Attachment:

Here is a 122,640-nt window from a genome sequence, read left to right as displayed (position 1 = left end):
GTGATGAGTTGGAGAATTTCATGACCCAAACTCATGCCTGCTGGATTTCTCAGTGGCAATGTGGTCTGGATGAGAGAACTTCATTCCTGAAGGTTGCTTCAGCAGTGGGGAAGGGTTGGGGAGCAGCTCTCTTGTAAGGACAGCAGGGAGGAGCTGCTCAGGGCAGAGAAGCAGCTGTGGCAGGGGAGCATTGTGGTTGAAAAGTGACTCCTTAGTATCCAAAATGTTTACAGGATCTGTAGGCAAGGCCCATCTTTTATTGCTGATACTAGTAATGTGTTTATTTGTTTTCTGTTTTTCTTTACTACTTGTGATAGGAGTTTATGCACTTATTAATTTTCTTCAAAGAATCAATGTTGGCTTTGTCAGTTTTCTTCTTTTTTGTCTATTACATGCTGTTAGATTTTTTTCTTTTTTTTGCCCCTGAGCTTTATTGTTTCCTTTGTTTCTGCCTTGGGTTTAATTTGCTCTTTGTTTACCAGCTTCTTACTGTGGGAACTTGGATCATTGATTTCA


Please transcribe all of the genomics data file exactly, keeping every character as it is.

Here is a 122,640-nt window from a genome sequence, read left to right as displayed (position 1 = left end):
GTGATGAGTTGGAGAATTTCATGACCCAAACTCATGCCTGCTGGATTTCTCAGTGGCAATGTGGTCTGGATGAGAGAACTTCATTCCTGAAGGTTGCTTCAGCAGTGGGGAAGGGTTGGGGAGCAGCTCTCTTGTAAGGACAGCAGGGAGGAGCTGCTCAGGGCAGAGAAGCAGCTGTGGCAGGGGAGCATTGTGGTTGAAAAGTGACTCCTTAGTATCCAAAATGTTTACAGGATCTGTAGGCAAGGCCCATCTTTTATTGCTGATACTAGTAATGTGTTTATTTGTTTTCTGTTTTTCTTTACTACTTGTGATAGGAGTTTATGCACTTATTAATTTTCTTCAAAGAATCAATGTTGGCTTTGTCAGTTTTCTTCTTTTTTGTCTATTACATGCTGTTAGATTTTTTTCTTTTTTTTGCCCCTGAGCTTTATTGTTTCCTTTGTTTCTGCCTTGGGTTTAATTTGCTCTTTGTTTACCAGCTTCTTACTGTGGGAACTTGGATCATTGATTTCA